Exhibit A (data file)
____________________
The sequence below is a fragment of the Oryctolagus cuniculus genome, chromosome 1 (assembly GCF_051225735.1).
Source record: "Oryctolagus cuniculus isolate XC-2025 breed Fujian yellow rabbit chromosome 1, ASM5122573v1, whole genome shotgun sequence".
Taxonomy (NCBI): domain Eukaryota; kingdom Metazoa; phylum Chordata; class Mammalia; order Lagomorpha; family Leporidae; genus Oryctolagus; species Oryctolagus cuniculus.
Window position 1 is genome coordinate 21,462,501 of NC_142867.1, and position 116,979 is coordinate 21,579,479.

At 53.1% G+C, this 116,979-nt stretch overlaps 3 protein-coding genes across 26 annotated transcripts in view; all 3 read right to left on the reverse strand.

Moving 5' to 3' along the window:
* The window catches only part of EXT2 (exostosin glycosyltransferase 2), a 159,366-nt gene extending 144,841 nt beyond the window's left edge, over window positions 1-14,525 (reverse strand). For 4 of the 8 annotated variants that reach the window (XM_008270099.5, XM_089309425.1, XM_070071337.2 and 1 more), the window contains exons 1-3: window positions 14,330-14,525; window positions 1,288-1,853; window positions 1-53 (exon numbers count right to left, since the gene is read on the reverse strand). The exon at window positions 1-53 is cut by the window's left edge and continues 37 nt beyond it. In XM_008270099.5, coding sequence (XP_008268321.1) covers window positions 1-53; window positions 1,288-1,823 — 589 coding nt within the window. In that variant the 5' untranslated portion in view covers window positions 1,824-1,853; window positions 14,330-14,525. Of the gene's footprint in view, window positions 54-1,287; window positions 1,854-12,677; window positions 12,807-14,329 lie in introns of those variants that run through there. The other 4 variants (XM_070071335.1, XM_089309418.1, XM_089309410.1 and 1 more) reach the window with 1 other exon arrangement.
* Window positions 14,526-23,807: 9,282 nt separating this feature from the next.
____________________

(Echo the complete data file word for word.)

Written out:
The sequence below is a fragment of the Oryctolagus cuniculus genome, chromosome 1 (assembly GCF_051225735.1).
Source record: "Oryctolagus cuniculus isolate XC-2025 breed Fujian yellow rabbit chromosome 1, ASM5122573v1, whole genome shotgun sequence".
Taxonomy (NCBI): domain Eukaryota; kingdom Metazoa; phylum Chordata; class Mammalia; order Lagomorpha; family Leporidae; genus Oryctolagus; species Oryctolagus cuniculus.
Window position 1 is genome coordinate 21,462,501 of NC_142867.1, and position 116,979 is coordinate 21,579,479.

At 53.1% G+C, this 116,979-nt stretch overlaps 3 protein-coding genes across 26 annotated transcripts in view; all 3 read right to left on the reverse strand.

Moving 5' to 3' along the window:
* The window catches only part of EXT2 (exostosin glycosyltransferase 2), a 159,366-nt gene extending 144,841 nt beyond the window's left edge, over window positions 1-14,525 (reverse strand). For 4 of the 8 annotated variants that reach the window (XM_008270099.5, XM_089309425.1, XM_070071337.2 and 1 more), the window contains exons 1-3: window positions 14,330-14,525; window positions 1,288-1,853; window positions 1-53 (exon numbers count right to left, since the gene is read on the reverse strand). The exon at window positions 1-53 is cut by the window's left edge and continues 37 nt beyond it. In XM_008270099.5, coding sequence (XP_008268321.1) covers window positions 1-53; window positions 1,288-1,823 — 589 coding nt within the window. In that variant the 5' untranslated portion in view covers window positions 1,824-1,853; window positions 14,330-14,525. Of the gene's footprint in view, window positions 54-1,287; window positions 1,854-12,677; window positions 12,807-14,329 lie in introns of those variants that run through there. The other 4 variants (XM_070071335.1, XM_089309418.1, XM_089309410.1 and 1 more) reach the window with 1 other exon arrangement.
* Window positions 14,526-23,807: 9,282 nt separating this feature from the next.